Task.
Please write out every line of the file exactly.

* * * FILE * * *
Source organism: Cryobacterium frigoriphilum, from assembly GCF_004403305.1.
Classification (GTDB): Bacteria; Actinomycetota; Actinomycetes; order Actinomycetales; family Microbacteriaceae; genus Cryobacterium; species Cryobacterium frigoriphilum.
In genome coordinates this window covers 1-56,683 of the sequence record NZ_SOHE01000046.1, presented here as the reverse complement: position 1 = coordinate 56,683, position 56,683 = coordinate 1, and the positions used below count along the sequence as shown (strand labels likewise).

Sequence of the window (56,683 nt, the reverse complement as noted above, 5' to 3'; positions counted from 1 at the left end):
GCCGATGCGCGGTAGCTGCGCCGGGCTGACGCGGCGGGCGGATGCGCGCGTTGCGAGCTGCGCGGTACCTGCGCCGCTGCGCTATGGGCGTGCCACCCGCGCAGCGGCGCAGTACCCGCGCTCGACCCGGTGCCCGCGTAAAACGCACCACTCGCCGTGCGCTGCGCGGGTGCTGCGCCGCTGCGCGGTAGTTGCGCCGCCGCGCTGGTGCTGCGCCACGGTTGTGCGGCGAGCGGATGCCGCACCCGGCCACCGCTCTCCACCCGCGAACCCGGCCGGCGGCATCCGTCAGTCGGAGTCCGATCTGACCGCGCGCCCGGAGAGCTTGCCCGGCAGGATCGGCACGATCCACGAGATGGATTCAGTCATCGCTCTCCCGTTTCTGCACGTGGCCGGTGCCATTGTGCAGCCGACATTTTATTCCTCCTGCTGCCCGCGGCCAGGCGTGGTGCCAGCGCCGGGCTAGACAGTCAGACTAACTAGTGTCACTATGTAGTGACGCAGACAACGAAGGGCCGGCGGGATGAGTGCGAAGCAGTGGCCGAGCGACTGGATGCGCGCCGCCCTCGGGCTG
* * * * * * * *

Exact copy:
Source organism: Cryobacterium frigoriphilum, from assembly GCF_004403305.1.
Classification (GTDB): Bacteria; Actinomycetota; Actinomycetes; order Actinomycetales; family Microbacteriaceae; genus Cryobacterium; species Cryobacterium frigoriphilum.
In genome coordinates this window covers 1-56,683 of the sequence record NZ_SOHE01000046.1, presented here as the reverse complement: position 1 = coordinate 56,683, position 56,683 = coordinate 1, and the positions used below count along the sequence as shown (strand labels likewise).

Sequence of the window (56,683 nt, the reverse complement as noted above, 5' to 3'; positions counted from 1 at the left end):
GCCGATGCGCGGTAGCTGCGCCGGGCTGACGCGGCGGGCGGATGCGCGCGTTGCGAGCTGCGCGGTACCTGCGCCGCTGCGCTATGGGCGTGCCACCCGCGCAGCGGCGCAGTACCCGCGCTCGACCCGGTGCCCGCGTAAAACGCACCACTCGCCGTGCGCTGCGCGGGTGCTGCGCCGCTGCGCGGTAGTTGCGCCGCCGCGCTGGTGCTGCGCCACGGTTGTGCGGCGAGCGGATGCCGCACCCGGCCACCGCTCTCCACCCGCGAACCCGGCCGGCGGCATCCGTCAGTCGGAGTCCGATCTGACCGCGCGCCCGGAGAGCTTGCCCGGCAGGATCGGCACGATCCACGAGATGGATTCAGTCATCGCTCTCCCGTTTCTGCACGTGGCCGGTGCCATTGTGCAGCCGACATTTTATTCCTCCTGCTGCCCGCGGCCAGGCGTGGTGCCAGCGCCGGGCTAGACAGTCAGACTAACTAGTGTCACTATGTAGTGACGCAGACAACGAAGGGCCGGCGGGATGAGTGCGAAGCAGTGGCCGAGCGACTGGATGCGCGCCGCCCTCGGGCTG